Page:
Plenty of football fans took to Twitter on Sunday evening to tell the world of their disinterest in the Pro Bowl game. That said, many tuned in to watch what became a rather entertaining exhibition.
Greg Aiello reported via Twitter on Monday afternoon that the game, which aired on NBC in prime time, drew 11.4 million viewers. It was, according to Aiello, the country's most-watched all-star game of the past year.
That said, it's not all good news for the NFL regarding the Pro Bowl. Sports Business Daily reported via their website that the game did a 6.7 overnight rating, the lowest since 2009. The rating for the telecast was also, according to the SBD report, down 13 percent from a year ago. This year's edition was going up against the Grammy Awards.
The NFL changed the format of the Pro Bowl for 2014. Rather than having AFC vs. NFC, Jerry Rice and Deion Sanders drafted two squads, and portions of that selection process aired on NFL Network. Team Rice won 22-21, and Carolina Panthers running back converted the game-winning two point conversion with 41 seconds left in regulation.
Perhaps most interesting about the game this year was that the draft set up possible scenarios where players on the same club would face off in the Pro Bowl. That scenario made for the most memorable moment of the evening, when Cleveland Browns safety T.J. Ward sent Cleveland teammate Josh Gordon upside down via a low hit. The Browns wide receiver was fine, and the two politely acknowledged each other after the play.
Ward may leave the Browns in March through free agency, meaning that his hit on Gordon could have been a preview of an encounter to come later on down the road.
The league's latest attempt to add interest in the Pro Bowl didn't keep the game from feeling more like high school squads going through the motions than an actual NFL event. Play was sloppy, largely because of rainy conditions, and the offensive lines of both teams took snaps off in each quarter. For me, at least, the game really dragged on in the second half.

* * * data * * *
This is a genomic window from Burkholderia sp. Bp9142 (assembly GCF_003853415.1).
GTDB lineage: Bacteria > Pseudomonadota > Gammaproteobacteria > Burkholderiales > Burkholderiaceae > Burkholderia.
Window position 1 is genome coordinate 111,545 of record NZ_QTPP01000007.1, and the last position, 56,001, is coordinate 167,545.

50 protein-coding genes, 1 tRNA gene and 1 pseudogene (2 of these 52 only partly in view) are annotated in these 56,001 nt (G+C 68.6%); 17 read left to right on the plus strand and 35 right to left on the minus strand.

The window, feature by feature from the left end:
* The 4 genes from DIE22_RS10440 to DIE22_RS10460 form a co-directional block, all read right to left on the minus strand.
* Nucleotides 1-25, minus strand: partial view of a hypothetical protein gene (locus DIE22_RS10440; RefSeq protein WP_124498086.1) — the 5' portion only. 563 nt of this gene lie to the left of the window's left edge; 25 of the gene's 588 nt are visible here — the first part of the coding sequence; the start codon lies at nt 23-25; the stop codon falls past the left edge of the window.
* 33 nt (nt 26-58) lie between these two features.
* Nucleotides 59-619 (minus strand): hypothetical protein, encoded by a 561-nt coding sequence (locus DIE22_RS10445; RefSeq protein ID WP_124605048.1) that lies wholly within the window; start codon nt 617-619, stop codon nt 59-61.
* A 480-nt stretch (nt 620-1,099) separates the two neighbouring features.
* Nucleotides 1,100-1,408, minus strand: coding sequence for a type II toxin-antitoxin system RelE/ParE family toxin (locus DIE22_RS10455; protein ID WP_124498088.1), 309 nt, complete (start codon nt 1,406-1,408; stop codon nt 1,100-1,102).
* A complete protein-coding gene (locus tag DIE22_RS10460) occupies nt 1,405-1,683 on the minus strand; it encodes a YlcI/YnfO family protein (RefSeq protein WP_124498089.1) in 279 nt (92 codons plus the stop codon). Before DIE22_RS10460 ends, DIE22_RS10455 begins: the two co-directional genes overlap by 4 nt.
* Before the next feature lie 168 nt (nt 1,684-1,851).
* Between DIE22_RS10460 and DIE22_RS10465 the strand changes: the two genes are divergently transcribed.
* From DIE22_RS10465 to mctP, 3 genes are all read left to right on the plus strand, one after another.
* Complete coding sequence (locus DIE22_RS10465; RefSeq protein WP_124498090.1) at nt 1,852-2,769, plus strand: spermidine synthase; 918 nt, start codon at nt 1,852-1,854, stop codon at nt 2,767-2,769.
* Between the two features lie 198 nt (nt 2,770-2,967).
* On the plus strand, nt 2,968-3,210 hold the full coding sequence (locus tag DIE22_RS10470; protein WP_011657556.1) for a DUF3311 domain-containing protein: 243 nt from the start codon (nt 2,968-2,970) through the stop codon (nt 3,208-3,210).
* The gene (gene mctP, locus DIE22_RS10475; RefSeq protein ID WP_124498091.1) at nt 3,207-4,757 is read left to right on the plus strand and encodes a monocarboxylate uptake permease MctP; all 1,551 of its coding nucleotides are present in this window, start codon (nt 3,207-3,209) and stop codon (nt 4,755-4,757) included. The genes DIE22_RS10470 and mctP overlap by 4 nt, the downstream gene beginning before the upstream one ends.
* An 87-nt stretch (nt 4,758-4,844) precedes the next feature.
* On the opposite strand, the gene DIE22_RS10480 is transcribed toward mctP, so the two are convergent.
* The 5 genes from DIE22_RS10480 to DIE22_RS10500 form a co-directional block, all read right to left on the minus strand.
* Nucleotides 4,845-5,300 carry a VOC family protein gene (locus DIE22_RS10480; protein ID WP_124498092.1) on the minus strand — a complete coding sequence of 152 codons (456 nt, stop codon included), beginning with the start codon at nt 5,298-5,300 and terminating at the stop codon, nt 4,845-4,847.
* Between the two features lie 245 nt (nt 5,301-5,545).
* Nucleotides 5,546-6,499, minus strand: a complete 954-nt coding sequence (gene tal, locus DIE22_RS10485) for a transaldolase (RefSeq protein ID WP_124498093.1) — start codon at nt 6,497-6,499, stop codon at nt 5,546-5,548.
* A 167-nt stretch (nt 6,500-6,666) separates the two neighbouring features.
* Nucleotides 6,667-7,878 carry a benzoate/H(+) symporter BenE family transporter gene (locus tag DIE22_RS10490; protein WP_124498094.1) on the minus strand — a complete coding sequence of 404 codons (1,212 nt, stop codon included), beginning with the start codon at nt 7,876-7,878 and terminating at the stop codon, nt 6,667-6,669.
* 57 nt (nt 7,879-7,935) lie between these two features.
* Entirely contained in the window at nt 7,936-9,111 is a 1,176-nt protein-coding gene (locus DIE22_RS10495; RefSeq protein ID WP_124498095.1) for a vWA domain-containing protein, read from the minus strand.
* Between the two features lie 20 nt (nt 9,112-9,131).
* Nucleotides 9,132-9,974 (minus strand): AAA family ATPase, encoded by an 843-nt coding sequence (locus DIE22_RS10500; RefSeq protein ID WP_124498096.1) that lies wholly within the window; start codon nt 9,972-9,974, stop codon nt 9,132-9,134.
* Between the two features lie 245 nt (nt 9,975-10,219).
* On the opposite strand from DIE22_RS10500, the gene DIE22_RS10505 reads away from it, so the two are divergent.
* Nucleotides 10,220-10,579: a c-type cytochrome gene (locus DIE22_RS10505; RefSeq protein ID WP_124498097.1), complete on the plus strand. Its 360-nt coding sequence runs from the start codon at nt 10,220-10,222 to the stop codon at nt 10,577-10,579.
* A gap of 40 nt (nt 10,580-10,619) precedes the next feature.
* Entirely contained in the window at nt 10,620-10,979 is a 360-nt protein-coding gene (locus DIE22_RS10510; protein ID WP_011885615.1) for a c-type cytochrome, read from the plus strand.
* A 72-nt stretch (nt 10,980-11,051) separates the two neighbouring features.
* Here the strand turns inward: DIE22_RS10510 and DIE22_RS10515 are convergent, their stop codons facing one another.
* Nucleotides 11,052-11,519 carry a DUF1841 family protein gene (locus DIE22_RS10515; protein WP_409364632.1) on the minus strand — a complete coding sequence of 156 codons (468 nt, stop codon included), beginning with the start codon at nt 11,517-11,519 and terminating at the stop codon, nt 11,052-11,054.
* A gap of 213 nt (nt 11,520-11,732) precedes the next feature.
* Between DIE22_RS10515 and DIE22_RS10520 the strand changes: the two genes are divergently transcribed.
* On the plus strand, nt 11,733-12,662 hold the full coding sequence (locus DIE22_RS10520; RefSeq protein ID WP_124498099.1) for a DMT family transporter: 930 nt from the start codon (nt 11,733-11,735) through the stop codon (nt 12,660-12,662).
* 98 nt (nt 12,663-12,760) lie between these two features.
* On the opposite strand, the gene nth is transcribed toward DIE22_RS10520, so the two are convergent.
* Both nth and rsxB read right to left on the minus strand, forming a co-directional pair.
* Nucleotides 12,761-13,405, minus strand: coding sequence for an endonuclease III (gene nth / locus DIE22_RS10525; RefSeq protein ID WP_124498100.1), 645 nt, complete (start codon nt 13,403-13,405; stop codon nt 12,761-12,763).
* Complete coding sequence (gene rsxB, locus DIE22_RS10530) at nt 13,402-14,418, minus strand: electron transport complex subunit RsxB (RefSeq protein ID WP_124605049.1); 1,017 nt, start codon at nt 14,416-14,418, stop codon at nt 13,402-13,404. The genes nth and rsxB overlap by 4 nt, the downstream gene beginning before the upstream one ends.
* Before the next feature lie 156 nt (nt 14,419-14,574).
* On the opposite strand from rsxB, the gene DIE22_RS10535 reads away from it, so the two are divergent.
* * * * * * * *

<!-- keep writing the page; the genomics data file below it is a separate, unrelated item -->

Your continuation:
Every year, the idea is floated out that by fans that the NFL should just completely eliminate the Pro Bowl. What those people fail to understand is that 11 million people watching what is a meaningless football game is an impressive amount; it's impressive for the league, for the channel, and for advertisers. The league is going to have stations interested in hosting the game, even if it's the NFL Network, and thus it's going to continue on for the foreseeable future.
Then there's the fact that the players who are among the best of the best look forward to the trip to Hawaii every year. Any and all comments about the guys involved being wealthy aside, the game still represents a family vacation in and around Honolulu. That is not something that those within the NFL Players Association will be willing to give up for no real good reason.
The irony with this post is that I'm just as bad as any NFL fan who claims that he/she could not care less about the game. All-star games in all other sports don't do it for me, and yet I find myself at least checking out the Pro Bowl each and every January. It was no different this time around. I even found myself on the edge of my seat watching the final minute of the game.
Even when the TV rating is lower than in the past, the NFL remains the king of North American professional sports. Diehard fans of the league would watch games seven days of the week if they aired. Events such as the Pro Bowl and the Hall of Fame game aren't going anywhere.
You're grateful for it, even if you don't want to admit it.